Reviewed by Dennis West and Joan M. West


Written, produced and directed by Daniel and Diego Vega; cinematography by Fergan Chávez-Ferrer; edited by Gianfranco Annichini; sound by Guillermo Palacios Pareja, Daniel Thiessen; art direction by Guillermo Palacios Pomareda; starring Bruno Odar, Gabriela Velásquez, Carlos Gasols. Color, 83 min. Spanish dialog with English subtitles. Distributed by New Yorker Films.

A properly dressed, middle-aged man straggles home at night, tail between his legs, after a painfully empty and lackluster rendezvous with a prostitute. Finding the main door to his lower-middle-class abode suspiciously ajar, he cautiously ventures into the kitchen and then opens the oven door to assure himself that his cash box is still there. As he visually verifies this hoard, an unusual noise emitting from the bedroom motivates him to grab a knife and carefully investigate—only to encounter a restive and plaintive baby in a basket. This soon-to-be recurring motif will be foregrounded in shot after shot as the infant comes to make ever new demands on this self-centered bachelor, whose lifestyle will be changing dramatically thanks to this newly ensconced baby on board. Thus the Peruvian Vega Brothers set in motion the delightfully insightful Octubre, their one-man version ofThree Men and a Cradle—a stonily deadpan comedy done up à la limeña and with great parsimony of style and characterization.

The protagonist, Clemente (Bruno Odar), is a well established pawnbroker/moneylender in the vast informal sector of Lima’s economy. Making a living working out of his home and “off the books” allows him to avoid government regulation and taxes while all the while providing a valuable service to nearby, needy neighbors, many of whom know him simply as the son of the moneylender. A snappy montage sequence of medium-distance shots offers up a parade of these cash-strapped neighbors. Perched uneasily on a low stool down the length of a bare table from Clemente, they proffer as security jewelry, watches, trophies—even 33rpm phonograph records. But having a burpy baby slung over his shoulder as he works closely examining valuables at the table—a loupe frequently jammed into his eye—cramps his style to the point where he distractedly accepts a large-denomination counterfeit bill. And the baby, it seems, cannot so easily be turned over to the proper authorities, since Clemente appears to be the father and the prostitute-mother has disappeared. So the unexpected arrival at his door of his middle-aged client Sofía is a godsend, since she actually knows how to change a diaper and otherwise care for an infant. And she is instantly employable.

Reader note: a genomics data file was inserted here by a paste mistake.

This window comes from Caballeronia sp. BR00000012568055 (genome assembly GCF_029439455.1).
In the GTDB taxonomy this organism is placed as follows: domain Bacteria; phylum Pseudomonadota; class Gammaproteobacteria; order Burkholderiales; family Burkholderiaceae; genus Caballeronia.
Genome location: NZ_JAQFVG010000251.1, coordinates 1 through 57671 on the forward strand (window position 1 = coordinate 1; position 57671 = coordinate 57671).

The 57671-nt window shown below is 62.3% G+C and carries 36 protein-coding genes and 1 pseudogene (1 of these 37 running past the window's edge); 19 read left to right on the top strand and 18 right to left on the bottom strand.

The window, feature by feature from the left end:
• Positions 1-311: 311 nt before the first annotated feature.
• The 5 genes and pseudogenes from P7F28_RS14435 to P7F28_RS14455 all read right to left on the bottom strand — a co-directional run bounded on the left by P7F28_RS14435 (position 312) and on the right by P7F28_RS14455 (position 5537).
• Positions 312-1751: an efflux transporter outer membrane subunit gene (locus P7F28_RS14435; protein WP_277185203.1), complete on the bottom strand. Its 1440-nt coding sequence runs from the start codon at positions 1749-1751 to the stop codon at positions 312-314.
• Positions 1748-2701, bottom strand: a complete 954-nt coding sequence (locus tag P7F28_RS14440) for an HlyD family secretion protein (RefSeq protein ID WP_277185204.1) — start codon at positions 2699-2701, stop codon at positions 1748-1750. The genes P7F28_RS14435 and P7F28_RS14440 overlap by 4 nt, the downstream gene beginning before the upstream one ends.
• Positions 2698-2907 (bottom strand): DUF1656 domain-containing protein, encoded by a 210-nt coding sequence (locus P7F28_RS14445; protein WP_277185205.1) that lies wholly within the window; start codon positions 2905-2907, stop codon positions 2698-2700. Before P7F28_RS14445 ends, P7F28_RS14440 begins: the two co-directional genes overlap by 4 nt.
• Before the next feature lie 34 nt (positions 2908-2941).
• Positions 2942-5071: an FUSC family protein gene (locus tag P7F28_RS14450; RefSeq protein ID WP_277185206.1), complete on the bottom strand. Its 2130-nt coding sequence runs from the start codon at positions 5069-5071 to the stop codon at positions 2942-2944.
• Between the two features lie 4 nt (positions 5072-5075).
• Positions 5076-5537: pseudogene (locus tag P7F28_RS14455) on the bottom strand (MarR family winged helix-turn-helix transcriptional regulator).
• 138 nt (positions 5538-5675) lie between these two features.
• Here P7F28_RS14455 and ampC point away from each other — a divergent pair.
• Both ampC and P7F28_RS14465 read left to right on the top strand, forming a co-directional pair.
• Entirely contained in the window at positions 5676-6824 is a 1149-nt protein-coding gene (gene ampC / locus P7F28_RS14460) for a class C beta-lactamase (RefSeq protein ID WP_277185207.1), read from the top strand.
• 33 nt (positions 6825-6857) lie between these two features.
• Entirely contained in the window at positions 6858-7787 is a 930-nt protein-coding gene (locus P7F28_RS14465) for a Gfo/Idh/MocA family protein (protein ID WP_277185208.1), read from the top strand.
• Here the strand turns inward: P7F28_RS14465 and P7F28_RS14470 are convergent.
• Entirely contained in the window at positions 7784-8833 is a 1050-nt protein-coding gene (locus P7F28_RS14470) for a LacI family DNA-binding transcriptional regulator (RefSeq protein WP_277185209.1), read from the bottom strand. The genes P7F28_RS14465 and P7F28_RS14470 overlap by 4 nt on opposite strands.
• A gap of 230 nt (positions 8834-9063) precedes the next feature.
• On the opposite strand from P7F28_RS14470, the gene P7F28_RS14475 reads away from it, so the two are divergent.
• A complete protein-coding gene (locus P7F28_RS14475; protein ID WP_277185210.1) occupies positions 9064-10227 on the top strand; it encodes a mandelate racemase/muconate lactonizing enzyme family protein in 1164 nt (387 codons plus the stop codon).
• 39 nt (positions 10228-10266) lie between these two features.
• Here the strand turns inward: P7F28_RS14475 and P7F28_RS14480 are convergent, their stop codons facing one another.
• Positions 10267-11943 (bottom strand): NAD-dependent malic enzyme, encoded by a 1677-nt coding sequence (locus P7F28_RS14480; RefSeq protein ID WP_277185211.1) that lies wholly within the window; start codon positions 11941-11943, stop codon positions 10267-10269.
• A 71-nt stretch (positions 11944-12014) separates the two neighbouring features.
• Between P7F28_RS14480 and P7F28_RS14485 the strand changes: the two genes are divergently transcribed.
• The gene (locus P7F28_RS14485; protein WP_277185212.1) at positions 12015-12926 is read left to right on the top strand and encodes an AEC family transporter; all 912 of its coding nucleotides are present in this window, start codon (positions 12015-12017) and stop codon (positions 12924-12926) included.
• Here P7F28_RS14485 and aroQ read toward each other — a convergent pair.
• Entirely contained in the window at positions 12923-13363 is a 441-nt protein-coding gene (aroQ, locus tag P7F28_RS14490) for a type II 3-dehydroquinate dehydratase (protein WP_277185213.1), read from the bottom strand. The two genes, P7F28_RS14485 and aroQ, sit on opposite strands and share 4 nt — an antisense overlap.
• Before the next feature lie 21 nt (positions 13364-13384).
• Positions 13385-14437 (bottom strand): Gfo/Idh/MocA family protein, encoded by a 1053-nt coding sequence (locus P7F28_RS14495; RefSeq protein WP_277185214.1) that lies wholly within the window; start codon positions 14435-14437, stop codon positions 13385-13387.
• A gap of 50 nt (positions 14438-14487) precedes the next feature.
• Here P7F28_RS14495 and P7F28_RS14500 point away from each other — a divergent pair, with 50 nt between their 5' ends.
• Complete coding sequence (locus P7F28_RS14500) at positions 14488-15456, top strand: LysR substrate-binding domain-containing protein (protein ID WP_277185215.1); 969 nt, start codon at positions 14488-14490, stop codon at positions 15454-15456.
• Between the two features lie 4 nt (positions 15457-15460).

Sofía (Gabriela Velásquez) lives modestly, neatly, and alone in a single-room, working-class domicile. This industrious woman derives a bit of off-the-books-income from baking and selling turrón de Doña Pepa, an anise-flavored pastry especially popular during the month-long October celebration of Nuestro Señor de los Milagros (Our Lord of Miracles), patron of Lima. A devotee of this icon, Sofía wears the typical purple habit and white mantilla that identify her as a member of the Sahumadoras, a distinctive guild of especially devout Catholic women who, with ornate silver incense burners, lead the way for the image’s October processions through the neighborhoods of Lima.